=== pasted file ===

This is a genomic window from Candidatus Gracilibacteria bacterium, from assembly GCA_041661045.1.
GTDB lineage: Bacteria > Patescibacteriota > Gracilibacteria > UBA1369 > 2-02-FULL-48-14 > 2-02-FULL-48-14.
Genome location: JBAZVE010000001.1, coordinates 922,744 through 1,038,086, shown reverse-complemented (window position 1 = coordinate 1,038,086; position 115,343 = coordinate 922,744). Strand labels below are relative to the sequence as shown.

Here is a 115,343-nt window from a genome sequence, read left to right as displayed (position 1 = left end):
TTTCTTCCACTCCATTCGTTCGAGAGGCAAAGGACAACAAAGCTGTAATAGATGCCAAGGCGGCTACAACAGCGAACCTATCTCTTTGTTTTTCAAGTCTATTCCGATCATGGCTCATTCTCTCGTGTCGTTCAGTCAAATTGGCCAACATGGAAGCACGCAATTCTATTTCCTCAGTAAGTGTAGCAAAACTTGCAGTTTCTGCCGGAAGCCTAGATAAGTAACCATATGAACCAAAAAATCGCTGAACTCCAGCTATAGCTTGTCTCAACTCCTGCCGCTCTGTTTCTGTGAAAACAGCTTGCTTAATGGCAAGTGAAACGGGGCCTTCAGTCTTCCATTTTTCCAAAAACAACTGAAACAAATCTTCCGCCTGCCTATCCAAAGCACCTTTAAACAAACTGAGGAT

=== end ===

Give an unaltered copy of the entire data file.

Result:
This is a genomic window from Candidatus Gracilibacteria bacterium, from assembly GCA_041661045.1.
GTDB lineage: Bacteria > Patescibacteriota > Gracilibacteria > UBA1369 > 2-02-FULL-48-14 > 2-02-FULL-48-14.
Genome location: JBAZVE010000001.1, coordinates 922,744 through 1,038,086, shown reverse-complemented (window position 1 = coordinate 1,038,086; position 115,343 = coordinate 922,744). Strand labels below are relative to the sequence as shown.

Here is a 115,343-nt window from a genome sequence, read left to right as displayed (position 1 = left end):
TTTCTTCCACTCCATTCGTTCGAGAGGCAAAGGACAACAAAGCTGTAATAGATGCCAAGGCGGCTACAACAGCGAACCTATCTCTTTGTTTTTCAAGTCTATTCCGATCATGGCTCATTCTCTCGTGTCGTTCAGTCAAATTGGCCAACATGGAAGCACGCAATTCTATTTCCTCAGTAAGTGTAGCAAAACTTGCAGTTTCTGCCGGAAGCCTAGATAAGTAACCATATGAACCAAAAAATCGCTGAACTCCAGCTATAGCTTGTCTCAACTCCTGCCGCTCTGTTTCTGTGAAAACAGCTTGCTTAATGGCAAGTGAAACGGGGCCTTCAGTCTTCCATTTTTCCAAAAACAACTGAAACAAATCTTCCGCCTGCCTATCCAAAGCACCTTTAAACAAACTGAGGAT